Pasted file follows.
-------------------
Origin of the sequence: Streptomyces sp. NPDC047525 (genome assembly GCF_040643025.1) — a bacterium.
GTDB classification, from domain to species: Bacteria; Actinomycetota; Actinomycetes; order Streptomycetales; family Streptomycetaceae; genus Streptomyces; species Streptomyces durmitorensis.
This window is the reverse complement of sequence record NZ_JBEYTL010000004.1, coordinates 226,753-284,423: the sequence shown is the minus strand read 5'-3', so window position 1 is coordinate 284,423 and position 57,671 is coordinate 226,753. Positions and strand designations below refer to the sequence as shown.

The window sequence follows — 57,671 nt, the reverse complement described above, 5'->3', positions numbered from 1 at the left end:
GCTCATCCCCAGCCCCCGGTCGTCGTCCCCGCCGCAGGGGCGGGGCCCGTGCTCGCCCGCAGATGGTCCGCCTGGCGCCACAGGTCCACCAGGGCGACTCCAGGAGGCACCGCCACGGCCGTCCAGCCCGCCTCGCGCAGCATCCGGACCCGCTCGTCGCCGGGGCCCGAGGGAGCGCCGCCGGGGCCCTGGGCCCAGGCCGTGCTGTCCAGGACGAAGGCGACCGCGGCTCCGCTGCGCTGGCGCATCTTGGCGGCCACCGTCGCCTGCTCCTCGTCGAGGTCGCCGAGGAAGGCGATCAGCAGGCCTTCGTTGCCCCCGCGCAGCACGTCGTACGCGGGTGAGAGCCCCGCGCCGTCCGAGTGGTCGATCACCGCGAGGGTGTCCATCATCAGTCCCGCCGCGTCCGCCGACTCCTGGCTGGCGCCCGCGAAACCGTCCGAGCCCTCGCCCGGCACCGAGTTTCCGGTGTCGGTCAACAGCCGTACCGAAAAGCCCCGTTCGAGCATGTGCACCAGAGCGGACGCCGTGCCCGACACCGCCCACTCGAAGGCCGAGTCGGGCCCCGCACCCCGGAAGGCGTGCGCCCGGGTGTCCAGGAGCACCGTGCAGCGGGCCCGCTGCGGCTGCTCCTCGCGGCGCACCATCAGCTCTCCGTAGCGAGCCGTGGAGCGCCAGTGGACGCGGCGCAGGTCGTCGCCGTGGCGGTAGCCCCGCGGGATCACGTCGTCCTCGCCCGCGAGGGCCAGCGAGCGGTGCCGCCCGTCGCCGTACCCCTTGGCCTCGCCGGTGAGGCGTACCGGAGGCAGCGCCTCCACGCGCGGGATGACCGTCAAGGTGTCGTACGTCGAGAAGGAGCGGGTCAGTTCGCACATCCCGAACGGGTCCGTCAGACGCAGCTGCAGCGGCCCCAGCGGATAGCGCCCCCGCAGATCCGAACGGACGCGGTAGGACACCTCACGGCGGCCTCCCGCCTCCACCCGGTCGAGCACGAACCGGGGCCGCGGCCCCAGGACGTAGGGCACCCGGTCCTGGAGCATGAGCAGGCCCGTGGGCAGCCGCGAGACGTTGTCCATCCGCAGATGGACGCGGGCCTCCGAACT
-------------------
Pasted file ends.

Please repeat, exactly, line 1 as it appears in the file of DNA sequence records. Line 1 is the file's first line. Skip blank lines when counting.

Origin of the sequence: Streptomyces sp. NPDC047525 (genome assembly GCF_040643025.1) — a bacterium.